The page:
Three Key Questions About Disney’s New Stake In …

Three Key Questions About Disney’s New Stake In DraftKings Sportsbook 1

The rapid pace of legal sports betting news makes it feel like Disney‘s acquisition of a stake in DraftKings happened years ago.

The deal, in fact, took place just in the past month as an offshoot of the massive Fox Bet tie-up with The Stars Group. The Legal Sports Report team examines the pressing questions about the Disney-DraftKings relationship:

Why did Disney take on this stake in DraftKings?

Dustin Gouker: I have heard a lot of rumors about the “why” of all this, and not sure I have the definitive answer. The range of opinions has been that ‘Disney/ESPN is all-in on sports betting‘ to ‘Fox forced Disney to take the stake as part of the larger deal.'

My current sense is Disney and ESPN did not take the DraftKings stake in the hopes of steamrolling the sports betting universe, and it was more of a moving part between two big companies.

Eric Ramsey: Owning a stake of a leading daily fantasy sports company probably seemed like a great idea at the time. Remember this deal started coming together long before the SCOTUS decision last May, before we knew that DraftKings was a full-blown gambling company.

I’m not sure it would have been an issue for Disney until DraftKings started booking sports bets and dealing online blackjack. Also, remember that the DraftKings component represents just a fraction of a percent of the $71 billion package.

Adam Candee: We have not seen all the details here but the educated guess is that the value proposition presented an opportunity too good for Disney/ESPN to pass up.

The arrow points up on major sports betting operators like DraftKings Sportsbook and FanDuel Sportsbook a year into widespread legal sports betting, not only in terms of valuation but also in regard to cultural acceptance.

We know the latter is the hangup for Disney regarding sports betting. It might just be a smart short-term/medium-term play to grab a valuable asset and see what it could be worth.

Is ESPN going to become a sports betting company?

Dustin: As I sit here, I believe Disney is sincere in saying it doesn’t want to be a bookmaker. Could that change? Sure. Should they be looking at becoming a bookmaker?

Yes, I would argue. Fox has already taken the stigma away from it. They are becoming a bookmaker while obviously having broadcast deals with pro sports leagues. But if ESPN really didn’t get the DK stake with larger plans in mind already, I don’t think the impetus is going to change in the short term.

Eric: Nah, there are just too many apparent conflicts. Disney has spent many millions of dollars fighting the expansion of gambling in Florida, including at least $15 million last year.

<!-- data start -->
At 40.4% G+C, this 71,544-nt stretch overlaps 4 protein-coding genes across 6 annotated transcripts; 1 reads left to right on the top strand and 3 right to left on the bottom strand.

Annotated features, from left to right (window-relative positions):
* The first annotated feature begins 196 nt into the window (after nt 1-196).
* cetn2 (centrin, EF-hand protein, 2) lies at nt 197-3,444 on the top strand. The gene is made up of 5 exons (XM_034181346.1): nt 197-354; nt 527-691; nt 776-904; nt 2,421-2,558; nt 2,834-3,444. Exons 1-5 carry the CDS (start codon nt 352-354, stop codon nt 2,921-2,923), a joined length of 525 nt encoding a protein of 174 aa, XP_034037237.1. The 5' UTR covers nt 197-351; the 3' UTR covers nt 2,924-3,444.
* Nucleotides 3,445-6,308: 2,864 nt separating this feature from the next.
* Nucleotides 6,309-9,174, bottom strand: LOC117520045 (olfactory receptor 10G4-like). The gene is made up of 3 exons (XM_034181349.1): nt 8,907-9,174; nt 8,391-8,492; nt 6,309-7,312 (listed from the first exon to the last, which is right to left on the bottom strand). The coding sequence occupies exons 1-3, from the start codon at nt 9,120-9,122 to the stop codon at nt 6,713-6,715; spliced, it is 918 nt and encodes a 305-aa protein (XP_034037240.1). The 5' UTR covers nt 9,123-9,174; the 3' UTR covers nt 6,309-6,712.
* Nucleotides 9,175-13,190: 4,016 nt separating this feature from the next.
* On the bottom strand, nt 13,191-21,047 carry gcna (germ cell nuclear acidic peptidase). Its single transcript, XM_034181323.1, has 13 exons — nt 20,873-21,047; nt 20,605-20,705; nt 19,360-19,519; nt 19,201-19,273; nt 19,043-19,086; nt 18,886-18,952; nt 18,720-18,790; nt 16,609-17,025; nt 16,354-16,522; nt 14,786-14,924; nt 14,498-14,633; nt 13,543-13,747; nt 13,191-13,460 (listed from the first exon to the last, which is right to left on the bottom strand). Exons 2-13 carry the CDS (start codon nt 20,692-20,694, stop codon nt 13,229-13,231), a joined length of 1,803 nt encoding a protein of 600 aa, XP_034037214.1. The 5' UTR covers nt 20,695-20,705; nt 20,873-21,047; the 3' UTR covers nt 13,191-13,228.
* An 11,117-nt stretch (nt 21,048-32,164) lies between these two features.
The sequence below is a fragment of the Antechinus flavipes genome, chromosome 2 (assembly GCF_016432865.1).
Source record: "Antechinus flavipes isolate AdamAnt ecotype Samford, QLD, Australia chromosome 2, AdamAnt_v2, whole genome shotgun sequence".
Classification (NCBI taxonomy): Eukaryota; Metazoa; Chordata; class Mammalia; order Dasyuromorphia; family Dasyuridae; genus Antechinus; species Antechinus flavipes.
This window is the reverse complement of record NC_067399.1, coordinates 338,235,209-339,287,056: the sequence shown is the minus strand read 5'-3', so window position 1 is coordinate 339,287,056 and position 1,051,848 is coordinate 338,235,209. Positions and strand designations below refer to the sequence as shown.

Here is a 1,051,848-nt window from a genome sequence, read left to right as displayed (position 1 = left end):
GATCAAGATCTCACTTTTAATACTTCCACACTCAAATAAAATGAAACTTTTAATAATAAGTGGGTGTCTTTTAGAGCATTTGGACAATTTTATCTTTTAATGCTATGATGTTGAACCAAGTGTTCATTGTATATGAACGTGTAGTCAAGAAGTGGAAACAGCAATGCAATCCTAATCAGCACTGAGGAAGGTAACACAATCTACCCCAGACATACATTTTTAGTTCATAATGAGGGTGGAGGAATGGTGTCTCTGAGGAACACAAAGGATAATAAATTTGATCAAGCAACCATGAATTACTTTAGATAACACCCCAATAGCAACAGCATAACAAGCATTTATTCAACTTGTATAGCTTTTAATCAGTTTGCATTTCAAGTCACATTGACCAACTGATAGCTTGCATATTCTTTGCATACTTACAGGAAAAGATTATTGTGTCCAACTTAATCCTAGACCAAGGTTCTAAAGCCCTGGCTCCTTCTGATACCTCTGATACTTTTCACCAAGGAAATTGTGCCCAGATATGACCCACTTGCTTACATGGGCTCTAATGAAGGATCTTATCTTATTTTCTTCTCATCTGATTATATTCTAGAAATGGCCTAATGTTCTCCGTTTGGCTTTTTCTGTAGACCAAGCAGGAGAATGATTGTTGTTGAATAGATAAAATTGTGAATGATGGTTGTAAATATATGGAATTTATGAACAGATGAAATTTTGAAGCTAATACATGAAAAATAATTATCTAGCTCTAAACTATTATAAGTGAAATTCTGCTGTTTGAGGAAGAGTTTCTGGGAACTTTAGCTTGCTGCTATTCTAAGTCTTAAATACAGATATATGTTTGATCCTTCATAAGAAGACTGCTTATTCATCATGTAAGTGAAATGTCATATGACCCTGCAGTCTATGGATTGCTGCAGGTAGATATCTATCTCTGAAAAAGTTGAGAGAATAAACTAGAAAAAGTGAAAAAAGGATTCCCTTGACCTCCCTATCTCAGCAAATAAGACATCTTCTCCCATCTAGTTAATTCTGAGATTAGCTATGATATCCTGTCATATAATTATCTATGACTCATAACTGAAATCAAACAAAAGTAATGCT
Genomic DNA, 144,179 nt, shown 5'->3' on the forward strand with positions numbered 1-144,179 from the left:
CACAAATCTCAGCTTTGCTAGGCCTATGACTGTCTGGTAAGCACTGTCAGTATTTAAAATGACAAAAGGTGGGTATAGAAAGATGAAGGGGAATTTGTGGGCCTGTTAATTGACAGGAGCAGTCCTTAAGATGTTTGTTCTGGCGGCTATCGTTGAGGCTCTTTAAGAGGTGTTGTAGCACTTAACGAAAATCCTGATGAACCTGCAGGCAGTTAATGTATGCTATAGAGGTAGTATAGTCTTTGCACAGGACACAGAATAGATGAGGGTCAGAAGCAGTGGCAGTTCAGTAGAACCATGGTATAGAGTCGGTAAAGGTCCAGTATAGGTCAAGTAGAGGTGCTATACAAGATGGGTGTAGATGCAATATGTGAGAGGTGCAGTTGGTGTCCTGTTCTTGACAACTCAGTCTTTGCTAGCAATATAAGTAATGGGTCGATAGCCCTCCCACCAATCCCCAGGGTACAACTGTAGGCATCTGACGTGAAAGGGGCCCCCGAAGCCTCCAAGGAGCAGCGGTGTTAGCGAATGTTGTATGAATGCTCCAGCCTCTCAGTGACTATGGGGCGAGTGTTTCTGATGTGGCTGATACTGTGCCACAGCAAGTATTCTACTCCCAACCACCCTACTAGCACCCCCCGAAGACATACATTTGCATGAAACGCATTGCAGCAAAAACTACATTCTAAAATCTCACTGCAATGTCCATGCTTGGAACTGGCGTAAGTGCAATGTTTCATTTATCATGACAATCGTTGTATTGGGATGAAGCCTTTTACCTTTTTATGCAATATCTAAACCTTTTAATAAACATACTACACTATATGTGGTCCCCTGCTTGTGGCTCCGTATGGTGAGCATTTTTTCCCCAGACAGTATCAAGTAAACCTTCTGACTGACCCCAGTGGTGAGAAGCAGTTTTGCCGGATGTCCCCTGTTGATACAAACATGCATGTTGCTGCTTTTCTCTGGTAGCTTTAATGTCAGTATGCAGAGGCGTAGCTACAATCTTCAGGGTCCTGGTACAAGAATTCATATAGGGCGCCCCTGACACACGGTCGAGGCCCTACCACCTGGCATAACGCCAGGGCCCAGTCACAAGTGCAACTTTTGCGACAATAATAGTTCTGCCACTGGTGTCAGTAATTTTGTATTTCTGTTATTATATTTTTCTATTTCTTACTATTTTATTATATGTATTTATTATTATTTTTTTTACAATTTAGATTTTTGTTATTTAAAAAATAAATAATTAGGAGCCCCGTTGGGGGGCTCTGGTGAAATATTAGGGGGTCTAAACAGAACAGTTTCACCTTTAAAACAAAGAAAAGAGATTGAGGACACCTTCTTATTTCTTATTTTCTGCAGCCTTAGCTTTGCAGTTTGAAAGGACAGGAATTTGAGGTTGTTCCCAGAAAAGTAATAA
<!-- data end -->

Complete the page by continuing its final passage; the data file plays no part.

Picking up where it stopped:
Would it suddenly start lobbying in favor of sports betting and online gambling? That would be in the best interests of DraftKings, and I just can’t see it coming from Disney. I think putting an ESPN studio inside of a sportsbook is the upper limit of its involvement, at least in the short term.

Adam: No. Disney chairman Bob Iger said clearly earlier this year that he doesn’t see his company facilitating sports betting. This acquisition is not on the scale to make me question the veracity of that statement.

Media tie-ups with sports betting operators are the deal du jour in the business right now and ESPN is jumping into the content side with both feet. Actually running a gambling operation is a much longer leap that appears unlikely.

What’s the most likely outcome?

  • Disney/ESPN buys DraftKings

  • Disney holds onto its investment

  • Disney sells its stake?

Dustin: I think 2 and 3 are most likely. But I think 1 is what they should be doing. The synergy of an ESPN Sportsbook powered by DraftKings or vice versa would simply be an amazing brand. If Disney holds onto the stake, I think the longer that happens the more attractive the opportunity becomes for ESPN. I also don’t think Disney is quite as against gambling as some think, making divesting not a necessity. I think a lot of their opposition in Florida is simply because they don’t want more competition for tourism dollars rather than some deep cultural need to stay away from gambling.

Eric: I agree about what Disney should do, but I have to believe it’ll divest itself of this stake. DraftKings is a bona fide gambling company nowadays, and Disney is not a fan of such adult activities — at least in its home state. Even if “BetESPN” is a possibility, I’m not sure DraftKings would be willing to forfeit its brand the way The Stars Group relinquished BetStars. Maybe a co-branded platform would fly, but I just can't see it coming together.

Adam: In the medium term, my thought is ESPN holds the stake to see how the legal sports betting landscape develops over the next 12 to 24 months. We are in the infancy of this industry. This asset barely registers as an ink drop on Disney’s massive books so there’s no hurry for the company to act on it unless the right opportunity appears. I can’t see acquiring the stake to flip it immediately and I also can’t see Disney diving head-first into a DraftKings purchase, assuming the sides could even agree on terms.

The post Three Key Questions About Disney's New Stake In DraftKings Sportsbook appeared first on Legal Sports Report.

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